Beestonians, contort your limbs as best as possible and firmly plant a slap on your own backs, for you have excelled yourselves. On Saturday, Oxjam came to Beestonia, took it over, shook it around and left us exhilarated and thoroughly grateful.
I confess that when I was initially told Oxfam had decided to move the Oxjam from its usual city centre home, I wasn’t entirely sure it would work. Despite the delights of this town that I’ve been shouting about for years, I worried that those yet to sample our delights might not bother making over. What I didn’t realise was that the organizing committee were somehow superhuman, and with a steely ambition to raise the target, pulled off a feat of wonder. Special thanks to Carly, who I imagine is probably still in bed, or at some sort of recuperative spa complex in the Chilterns, recovering from the intense juggling act of keeping things running over many venues.
And yes, the target was smashed. £4,000 was the aim, and sometime earlier today that was surpassed with much more cash still to be totted up. This is quite an achievement, wristbands were only £5 and many events free, but you dug deep, Beestonians.
There was something else in the air on Saturday. Palpable, heady and thrilling, the pervasive realisation that Beeston could do this, and do it well. The town knitted together, and created something that should be built on, and not just with hosting Oxjam again. We have the venues, we have the talent. Beeston becoming the cultural hub of the East Midlands? Scoff at your peril.
Have a look at Barton House, for instance. Until a few months ago, I didn’t even realise there was much there, apart from maybe a few offices. It’s a visual shock to actually see what is in there, and how its potential is finally being fully realised. On saturday it hosted not just a poetry and spoken word event (which I hosted, more on which later), but a Vintage Fair with steam engines rolling around; a multi-roomed utterly brilliant art exhibition which honestly beats anything I’ve seen at the Contemporary in an age; a children’s painting workshop; a pop up shop selling artworks and suchlike; and a large music venue that hosted some brilliant local bands, with a licensed bar. This is a great resource to have in the town, and it’s resurrection as a venue is testament to Beeston finding its feet again.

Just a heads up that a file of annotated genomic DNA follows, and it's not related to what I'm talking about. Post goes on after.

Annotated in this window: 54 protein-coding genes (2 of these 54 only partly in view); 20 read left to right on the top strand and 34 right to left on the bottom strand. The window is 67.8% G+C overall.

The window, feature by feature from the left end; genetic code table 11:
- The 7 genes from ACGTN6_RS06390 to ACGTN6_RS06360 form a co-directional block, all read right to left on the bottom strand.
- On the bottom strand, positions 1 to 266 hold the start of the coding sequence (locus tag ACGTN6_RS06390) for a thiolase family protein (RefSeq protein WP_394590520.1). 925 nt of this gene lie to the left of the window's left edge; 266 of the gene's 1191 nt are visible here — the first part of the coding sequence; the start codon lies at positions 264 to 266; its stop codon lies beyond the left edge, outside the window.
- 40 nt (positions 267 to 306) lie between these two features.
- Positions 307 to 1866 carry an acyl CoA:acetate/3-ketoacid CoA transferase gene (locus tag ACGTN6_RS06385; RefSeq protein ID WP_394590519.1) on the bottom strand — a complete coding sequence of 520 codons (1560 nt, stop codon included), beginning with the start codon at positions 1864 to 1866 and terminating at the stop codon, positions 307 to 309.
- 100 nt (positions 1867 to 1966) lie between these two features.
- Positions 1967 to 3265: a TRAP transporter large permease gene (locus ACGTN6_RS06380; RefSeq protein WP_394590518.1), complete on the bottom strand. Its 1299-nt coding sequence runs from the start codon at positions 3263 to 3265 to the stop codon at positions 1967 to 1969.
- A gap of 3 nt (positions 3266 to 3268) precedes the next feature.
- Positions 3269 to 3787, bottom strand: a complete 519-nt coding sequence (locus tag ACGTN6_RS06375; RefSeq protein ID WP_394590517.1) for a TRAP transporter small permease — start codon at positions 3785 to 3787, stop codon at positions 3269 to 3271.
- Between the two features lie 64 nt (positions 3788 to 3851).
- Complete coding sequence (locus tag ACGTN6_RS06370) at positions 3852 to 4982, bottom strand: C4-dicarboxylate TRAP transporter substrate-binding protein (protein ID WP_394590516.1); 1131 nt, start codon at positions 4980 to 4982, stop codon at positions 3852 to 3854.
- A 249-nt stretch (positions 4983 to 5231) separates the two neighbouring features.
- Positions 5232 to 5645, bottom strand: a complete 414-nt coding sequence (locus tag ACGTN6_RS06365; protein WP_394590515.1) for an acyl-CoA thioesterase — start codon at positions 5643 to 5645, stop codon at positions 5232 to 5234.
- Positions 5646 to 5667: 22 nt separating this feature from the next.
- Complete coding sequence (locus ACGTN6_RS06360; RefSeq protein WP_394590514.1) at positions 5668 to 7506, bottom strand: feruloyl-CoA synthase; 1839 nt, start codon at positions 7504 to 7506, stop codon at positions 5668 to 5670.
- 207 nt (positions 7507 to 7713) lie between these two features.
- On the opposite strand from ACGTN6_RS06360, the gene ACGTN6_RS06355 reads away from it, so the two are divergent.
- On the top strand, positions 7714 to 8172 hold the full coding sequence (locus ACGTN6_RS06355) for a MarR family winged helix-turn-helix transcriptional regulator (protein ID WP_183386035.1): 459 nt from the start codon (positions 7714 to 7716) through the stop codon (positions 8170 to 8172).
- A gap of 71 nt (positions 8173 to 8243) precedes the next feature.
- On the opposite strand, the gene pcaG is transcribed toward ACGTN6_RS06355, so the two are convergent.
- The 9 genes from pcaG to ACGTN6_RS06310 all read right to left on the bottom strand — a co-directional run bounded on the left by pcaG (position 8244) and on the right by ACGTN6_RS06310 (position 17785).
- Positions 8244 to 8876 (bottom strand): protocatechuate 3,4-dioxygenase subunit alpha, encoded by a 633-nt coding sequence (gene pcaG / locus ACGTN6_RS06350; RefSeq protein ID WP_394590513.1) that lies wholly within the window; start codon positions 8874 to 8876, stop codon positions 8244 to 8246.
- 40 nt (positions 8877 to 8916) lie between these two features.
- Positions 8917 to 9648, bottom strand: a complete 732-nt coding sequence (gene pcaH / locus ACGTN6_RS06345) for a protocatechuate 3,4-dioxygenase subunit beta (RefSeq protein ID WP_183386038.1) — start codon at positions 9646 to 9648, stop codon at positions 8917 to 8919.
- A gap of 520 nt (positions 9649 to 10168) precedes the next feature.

Get yourself down there before Sunday before The Carnival of Monsters is in full swing, and have a look for yourself. More details here.
I too performed there, in the Engine room, hosting the Oxjam Poetry and Spoken Word event.
I’m not one for public speaking, and fear it greatly. The only time I can happily address a crowd is around 10.30pm on a Friday night in The Crown, where I suddenly become possessed by the ghost of Billy Grahame and happily pontificate loudly, fluently, and absolutely not incoherently to all in earshot about whatever twisted fascination/ bitter hatred is occupying me at the time. So getting up and a spoken word night, without even a sip of Merlot past my lips, was a terrifying prospect.
I’m also on oral steroids right now, to clear up the damage a nasty bout of flu delivered. These have the side-effect of increasing body temperature, exhilaration and ‘manic thoughts’, and all three of these particular horsemen rode up to what I was expecting to be my own personal Armageddon.
Latino’s was visited beforehand, not for top-class pasta (go there, not Amores: it’s a bit pricier but 17 times better, and serves snails), but for a comedy afternoon in the back room. I watch how the comedians work a crowd effortlessly, holding us in the palm of their hands with charisma, wit, and jokes about dog poo. I screw up my notes. I’m going to have to wing it.
The problem with compering performance poets is manifold, but lets deal with the key issues. Performance poets/writers are very experienced and have refined their skill at
· Writing stuff to read
· Reading the stuff out